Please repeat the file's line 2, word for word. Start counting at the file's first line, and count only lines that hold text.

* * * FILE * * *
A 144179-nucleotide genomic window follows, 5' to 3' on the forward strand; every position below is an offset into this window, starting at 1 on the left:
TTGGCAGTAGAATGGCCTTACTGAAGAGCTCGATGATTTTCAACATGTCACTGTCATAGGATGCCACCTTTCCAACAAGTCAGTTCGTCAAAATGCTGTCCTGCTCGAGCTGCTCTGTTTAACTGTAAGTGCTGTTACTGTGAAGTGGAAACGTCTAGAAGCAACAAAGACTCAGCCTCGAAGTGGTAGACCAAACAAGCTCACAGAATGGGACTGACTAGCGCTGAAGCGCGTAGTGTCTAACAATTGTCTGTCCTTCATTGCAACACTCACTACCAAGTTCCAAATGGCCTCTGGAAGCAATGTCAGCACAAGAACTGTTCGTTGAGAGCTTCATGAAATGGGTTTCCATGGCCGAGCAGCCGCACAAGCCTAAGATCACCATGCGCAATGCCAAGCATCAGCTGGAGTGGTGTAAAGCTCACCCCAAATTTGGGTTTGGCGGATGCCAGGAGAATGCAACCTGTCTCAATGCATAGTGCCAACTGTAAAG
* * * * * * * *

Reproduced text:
TTGGCAGTAGAATGGCCTTACTGAAGAGCTCGATGATTTTCAACATGTCACTGTCATAGGATGCCACCTTTCCAACAAGTCAGTTCGTCAAAATGCTGTCCTGCTCGAGCTGCTCTGTTTAACTGTAAGTGCTGTTACTGTGAAGTGGAAACGTCTAGAAGCAACAAAGACTCAGCCTCGAAGTGGTAGACCAAACAAGCTCACAGAATGGGACTGACTAGCGCTGAAGCGCGTAGTGTCTAACAATTGTCTGTCCTTCATTGCAACACTCACTACCAAGTTCCAAATGGCCTCTGGAAGCAATGTCAGCACAAGAACTGTTCGTTGAGAGCTTCATGAAATGGGTTTCCATGGCCGAGCAGCCGCACAAGCCTAAGATCACCATGCGCAATGCCAAGCATCAGCTGGAGTGGTGTAAAGCTCACCCCAAATTTGGGTTTGGCGGATGCCAGGAGAATGCAACCTGTCTCAATGCATAGTGCCAACTGTAAAG